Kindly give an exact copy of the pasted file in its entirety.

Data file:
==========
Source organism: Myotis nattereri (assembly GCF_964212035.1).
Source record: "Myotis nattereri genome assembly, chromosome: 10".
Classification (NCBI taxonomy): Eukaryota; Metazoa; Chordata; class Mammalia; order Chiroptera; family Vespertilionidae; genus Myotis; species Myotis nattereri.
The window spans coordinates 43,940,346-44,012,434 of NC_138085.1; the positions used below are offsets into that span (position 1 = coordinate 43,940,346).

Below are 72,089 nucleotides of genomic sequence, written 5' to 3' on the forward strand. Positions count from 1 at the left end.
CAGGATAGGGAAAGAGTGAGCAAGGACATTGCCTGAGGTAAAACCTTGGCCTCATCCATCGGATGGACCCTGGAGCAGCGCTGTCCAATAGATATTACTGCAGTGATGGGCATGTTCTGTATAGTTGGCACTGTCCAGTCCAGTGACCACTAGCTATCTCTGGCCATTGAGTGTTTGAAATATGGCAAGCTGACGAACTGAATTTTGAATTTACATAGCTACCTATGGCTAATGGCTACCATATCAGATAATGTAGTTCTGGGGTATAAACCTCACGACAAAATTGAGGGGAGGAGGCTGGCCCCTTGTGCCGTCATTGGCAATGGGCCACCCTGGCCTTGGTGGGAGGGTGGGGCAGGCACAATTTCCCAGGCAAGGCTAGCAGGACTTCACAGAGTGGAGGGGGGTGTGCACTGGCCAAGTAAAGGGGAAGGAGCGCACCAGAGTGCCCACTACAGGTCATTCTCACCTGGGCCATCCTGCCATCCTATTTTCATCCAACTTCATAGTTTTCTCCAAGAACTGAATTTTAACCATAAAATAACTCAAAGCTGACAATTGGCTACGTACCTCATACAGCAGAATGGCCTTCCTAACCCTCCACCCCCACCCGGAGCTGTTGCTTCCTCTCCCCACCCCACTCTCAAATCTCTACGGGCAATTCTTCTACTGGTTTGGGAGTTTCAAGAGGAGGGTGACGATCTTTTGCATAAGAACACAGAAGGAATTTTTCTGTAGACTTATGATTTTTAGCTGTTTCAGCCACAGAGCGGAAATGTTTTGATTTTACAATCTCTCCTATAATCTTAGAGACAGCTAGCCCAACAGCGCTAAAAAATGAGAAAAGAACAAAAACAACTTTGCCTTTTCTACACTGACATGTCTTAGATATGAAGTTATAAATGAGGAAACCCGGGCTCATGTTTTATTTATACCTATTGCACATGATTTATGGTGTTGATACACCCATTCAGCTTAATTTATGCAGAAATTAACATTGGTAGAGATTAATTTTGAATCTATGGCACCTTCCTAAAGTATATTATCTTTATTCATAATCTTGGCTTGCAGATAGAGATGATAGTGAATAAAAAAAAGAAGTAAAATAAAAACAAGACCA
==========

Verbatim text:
Source organism: Myotis nattereri (assembly GCF_964212035.1).
Source record: "Myotis nattereri genome assembly, chromosome: 10".
Classification (NCBI taxonomy): Eukaryota; Metazoa; Chordata; class Mammalia; order Chiroptera; family Vespertilionidae; genus Myotis; species Myotis nattereri.
The window spans coordinates 43,940,346-44,012,434 of NC_138085.1; the positions used below are offsets into that span (position 1 = coordinate 43,940,346).

Below are 72,089 nucleotides of genomic sequence, written 5' to 3' on the forward strand. Positions count from 1 at the left end.
CAGGATAGGGAAAGAGTGAGCAAGGACATTGCCTGAGGTAAAACCTTGGCCTCATCCATCGGATGGACCCTGGAGCAGCGCTGTCCAATAGATATTACTGCAGTGATGGGCATGTTCTGTATAGTTGGCACTGTCCAGTCCAGTGACCACTAGCTATCTCTGGCCATTGAGTGTTTGAAATATGGCAAGCTGACGAACTGAATTTTGAATTTACATAGCTACCTATGGCTAATGGCTACCATATCAGATAATGTAGTTCTGGGGTATAAACCTCACGACAAAATTGAGGGGAGGAGGCTGGCCCCTTGTGCCGTCATTGGCAATGGGCCACCCTGGCCTTGGTGGGAGGGTGGGGCAGGCACAATTTCCCAGGCAAGGCTAGCAGGACTTCACAGAGTGGAGGGGGGTGTGCACTGGCCAAGTAAAGGGGAAGGAGCGCACCAGAGTGCCCACTACAGGTCATTCTCACCTGGGCCATCCTGCCATCCTATTTTCATCCAACTTCATAGTTTTCTCCAAGAACTGAATTTTAACCATAAAATAACTCAAAGCTGACAATTGGCTACGTACCTCATACAGCAGAATGGCCTTCCTAACCCTCCACCCCCACCCGGAGCTGTTGCTTCCTCTCCCCACCCCACTCTCAAATCTCTACGGGCAATTCTTCTACTGGTTTGGGAGTTTCAAGAGGAGGGTGACGATCTTTTGCATAAGAACACAGAAGGAATTTTTCTGTAGACTTATGATTTTTAGCTGTTTCAGCCACAGAGCGGAAATGTTTTGATTTTACAATCTCTCCTATAATCTTAGAGACAGCTAGCCCAACAGCGCTAAAAAATGAGAAAAGAACAAAAACAACTTTGCCTTTTCTACACTGACATGTCTTAGATATGAAGTTATAAATGAGGAAACCCGGGCTCATGTTTTATTTATACCTATTGCACATGATTTATGGTGTTGATACACCCATTCAGCTTAATTTATGCAGAAATTAACATTGGTAGAGATTAATTTTGAATCTATGGCACCTTCCTAAAGTATATTATCTTTATTCATAATCTTGGCTTGCAGATAGAGATGATAGTGAATAAAAAAAAGAAGTAAAATAAAAACAAGACCA